“If you just tried this, I believe you’d be a much better communicator.”

These were hard words to swallow for someone who was still unsure if this was what I supposed to be doing.  Yet, the intent behind the criticism was not discouraging me.

how-to-survive-a-critique_640xRather, it was an attempt to remove an annoying habit in my public speaking practices.  After all, it was the Bible I was speaking about.  And in those matters, it’s life and death for the audience.

This process is what Timothy, the protégé of the Apostle Paul, would have understood as well. We read in 1 Timothy 4:13-14:

13 Until I come, devote yourself to the public reading of Scripture, to preaching and to teaching. 14 Do not neglect your gift, which was given you through prophecy when the body of elders laid their hands on you.

1 Timothy 4:13-14
New International Version

While Paul was away, he expected Timothy to take care of things in Ephesus.  And he emphasizes three elements of the public worship service needed in the congregations in the Roman city: Scripture reading, preaching, and teaching.

Reading of Scripture was especially important in the early church’s worship services because they lacked a printed Bible in their homes.  If they didn’t hear Scripture in the public worship services, there were scarcely any others places to hear it.

Preaching would be the instructions given to those in the faith that speaks to the behaviors and lifestyles of those claiming Christ as Lord.  “Teaching” would have been the intellectual components of Timothy’s role.

Recall from earlier in our study that the Ephesian churches were dealing with heresies and false teachers.  Young Timothy was being commanded to stand firm in the faith by teaching and preaching the truth.

How could Paul be so confident the timid, young leader could do this?  Timothy’s own setting apart by the elders when they “laid their hands on” Timothy (verse 14).  This would be along the lines of what we would call “ordination”.

The seasoned Apostle wasn’t blowing smoke at Timothy.  Instead, Paul was reminding him to do what Timothy was called and created to do.

There’s an important point to see here in 1 Timothy: a mentor has the power to fan the flame of God’s calling in someone’s life.  Few experiences exceed the thrill of mentoring someone and watching their calling and giftedness coalesce into the fulfillment of their design in Jesus.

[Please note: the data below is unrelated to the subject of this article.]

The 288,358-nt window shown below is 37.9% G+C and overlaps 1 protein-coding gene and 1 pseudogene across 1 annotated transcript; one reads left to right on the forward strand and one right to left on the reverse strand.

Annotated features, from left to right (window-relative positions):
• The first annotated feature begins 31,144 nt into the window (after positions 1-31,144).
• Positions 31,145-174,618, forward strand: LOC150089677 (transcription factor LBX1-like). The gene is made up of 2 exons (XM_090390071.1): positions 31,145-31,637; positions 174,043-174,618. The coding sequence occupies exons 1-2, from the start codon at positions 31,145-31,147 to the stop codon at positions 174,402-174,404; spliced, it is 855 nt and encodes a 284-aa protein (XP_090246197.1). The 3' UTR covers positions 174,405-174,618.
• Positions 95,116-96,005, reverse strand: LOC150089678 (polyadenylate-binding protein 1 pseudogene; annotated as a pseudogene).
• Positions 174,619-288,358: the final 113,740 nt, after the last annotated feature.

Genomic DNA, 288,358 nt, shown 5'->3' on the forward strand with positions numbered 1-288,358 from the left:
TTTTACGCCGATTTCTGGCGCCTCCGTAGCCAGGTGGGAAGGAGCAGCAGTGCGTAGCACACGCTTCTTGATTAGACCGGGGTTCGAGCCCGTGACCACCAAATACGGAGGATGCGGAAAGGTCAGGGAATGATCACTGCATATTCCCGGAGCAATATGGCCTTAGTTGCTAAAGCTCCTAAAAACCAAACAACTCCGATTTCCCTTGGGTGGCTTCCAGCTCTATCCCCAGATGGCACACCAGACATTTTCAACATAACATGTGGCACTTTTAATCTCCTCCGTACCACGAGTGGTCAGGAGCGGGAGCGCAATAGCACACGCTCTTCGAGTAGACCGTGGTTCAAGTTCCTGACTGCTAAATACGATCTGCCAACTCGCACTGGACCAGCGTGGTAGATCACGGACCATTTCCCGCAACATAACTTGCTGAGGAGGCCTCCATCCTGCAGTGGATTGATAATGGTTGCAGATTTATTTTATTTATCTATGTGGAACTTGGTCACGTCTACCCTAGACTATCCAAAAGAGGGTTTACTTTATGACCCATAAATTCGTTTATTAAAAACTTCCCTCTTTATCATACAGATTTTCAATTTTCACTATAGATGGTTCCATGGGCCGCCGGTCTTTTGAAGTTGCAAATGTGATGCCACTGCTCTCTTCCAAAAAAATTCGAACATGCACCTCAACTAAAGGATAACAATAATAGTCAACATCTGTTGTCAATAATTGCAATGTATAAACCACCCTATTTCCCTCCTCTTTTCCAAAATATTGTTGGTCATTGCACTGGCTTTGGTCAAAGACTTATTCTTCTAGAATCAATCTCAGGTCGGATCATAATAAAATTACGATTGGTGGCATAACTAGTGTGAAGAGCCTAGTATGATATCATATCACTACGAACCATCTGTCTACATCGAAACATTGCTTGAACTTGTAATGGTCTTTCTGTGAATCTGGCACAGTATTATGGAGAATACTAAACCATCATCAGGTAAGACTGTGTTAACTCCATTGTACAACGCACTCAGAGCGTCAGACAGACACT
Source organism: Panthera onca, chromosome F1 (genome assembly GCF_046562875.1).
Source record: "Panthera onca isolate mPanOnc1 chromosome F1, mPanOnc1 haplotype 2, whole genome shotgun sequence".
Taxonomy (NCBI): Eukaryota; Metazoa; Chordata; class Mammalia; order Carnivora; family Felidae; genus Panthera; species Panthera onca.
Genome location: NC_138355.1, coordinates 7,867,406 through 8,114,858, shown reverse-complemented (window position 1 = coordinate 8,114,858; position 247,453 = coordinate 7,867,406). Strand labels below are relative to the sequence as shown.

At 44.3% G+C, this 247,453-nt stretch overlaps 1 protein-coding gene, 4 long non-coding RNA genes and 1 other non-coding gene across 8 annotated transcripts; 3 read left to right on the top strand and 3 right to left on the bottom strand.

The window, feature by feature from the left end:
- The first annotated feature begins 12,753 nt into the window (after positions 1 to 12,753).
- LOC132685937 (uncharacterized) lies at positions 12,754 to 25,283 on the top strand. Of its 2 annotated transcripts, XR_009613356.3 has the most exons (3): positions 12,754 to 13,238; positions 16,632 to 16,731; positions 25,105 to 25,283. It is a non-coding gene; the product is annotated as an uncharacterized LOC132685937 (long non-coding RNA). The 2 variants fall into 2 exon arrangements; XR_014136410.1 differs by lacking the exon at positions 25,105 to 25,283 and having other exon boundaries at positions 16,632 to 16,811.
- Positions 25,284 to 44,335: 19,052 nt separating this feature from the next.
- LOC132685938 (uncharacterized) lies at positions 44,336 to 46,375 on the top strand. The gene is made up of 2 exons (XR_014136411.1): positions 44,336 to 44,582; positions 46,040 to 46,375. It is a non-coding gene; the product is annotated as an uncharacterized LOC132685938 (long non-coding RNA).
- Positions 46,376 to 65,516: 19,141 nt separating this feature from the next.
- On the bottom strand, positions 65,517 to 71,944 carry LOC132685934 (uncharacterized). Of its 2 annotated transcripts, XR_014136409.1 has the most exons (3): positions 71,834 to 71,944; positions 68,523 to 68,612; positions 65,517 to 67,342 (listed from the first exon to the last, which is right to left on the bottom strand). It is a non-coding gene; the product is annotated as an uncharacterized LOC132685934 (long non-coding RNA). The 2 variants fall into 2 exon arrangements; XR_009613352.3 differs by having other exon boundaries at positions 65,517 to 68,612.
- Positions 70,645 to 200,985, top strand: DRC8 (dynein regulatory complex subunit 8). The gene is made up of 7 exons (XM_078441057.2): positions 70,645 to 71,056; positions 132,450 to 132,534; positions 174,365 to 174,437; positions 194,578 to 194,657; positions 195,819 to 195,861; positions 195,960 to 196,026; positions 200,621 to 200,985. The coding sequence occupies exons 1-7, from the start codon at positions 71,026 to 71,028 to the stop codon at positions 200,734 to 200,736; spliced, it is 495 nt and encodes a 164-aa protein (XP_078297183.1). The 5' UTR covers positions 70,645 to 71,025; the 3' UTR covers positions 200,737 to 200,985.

When we are in the role of “Paul”, how can we do this for others?

  1. We can know them to the point when we have certainty about their calling.
  2. We can teach them to cultivate that calling through our experience and guidance.
  3. We can encourage, encourage, encourage them to live out of their gifting.

When we are in the role of “Timothy”, there are things we must do as well.

  1. We must recognize that as disciples of Jesus, the Lord has given us spiritual gifts.
  2. We will need seasoned mentors to help us learn to exercise and properly use and mature in these gifts.
  3. We will need to submit to our mentors and remain teachable.

lead-encourageI am so grateful for the ongoing coaching of my mentors in ministry.  While their critique can sting—especially when they point out something I was (erroneously) thinking was effective—their “win” is not in the pain, but in my success.

Mentors take great pride and care of those they serve through mentoring.  To see them succeed in their Holy Spirit empowered calling is a thrill like few others.

As we journey in our lives with other Christians through the mission field of the world, may we continue to link to those who are “Paul” as we concurrently seek to minister and lead our “Timothy”.

 

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31_Days_of_Spiritual_Cover_for_Kindle

Interested in more like this?  Consider Joel’s book: 31 Days of Spiritual Wisdom: A Month in the Proverbs.  Moving through a selection of verses from a chapter of Proverbs for every day of the month, Joel walks readers through a journey of spiritual formation applicable to everyday life.  The goal?  Knowing how to apply the wisdom of Scripture so we grow in our faith, become wiser, and show the world the life-changing power of Jesus.

 

Joel has a podcast!  Addressing church leadership issues, Joel dissects what he’s been taught and experienced.  Subscribe below.Podcast Title Graphic
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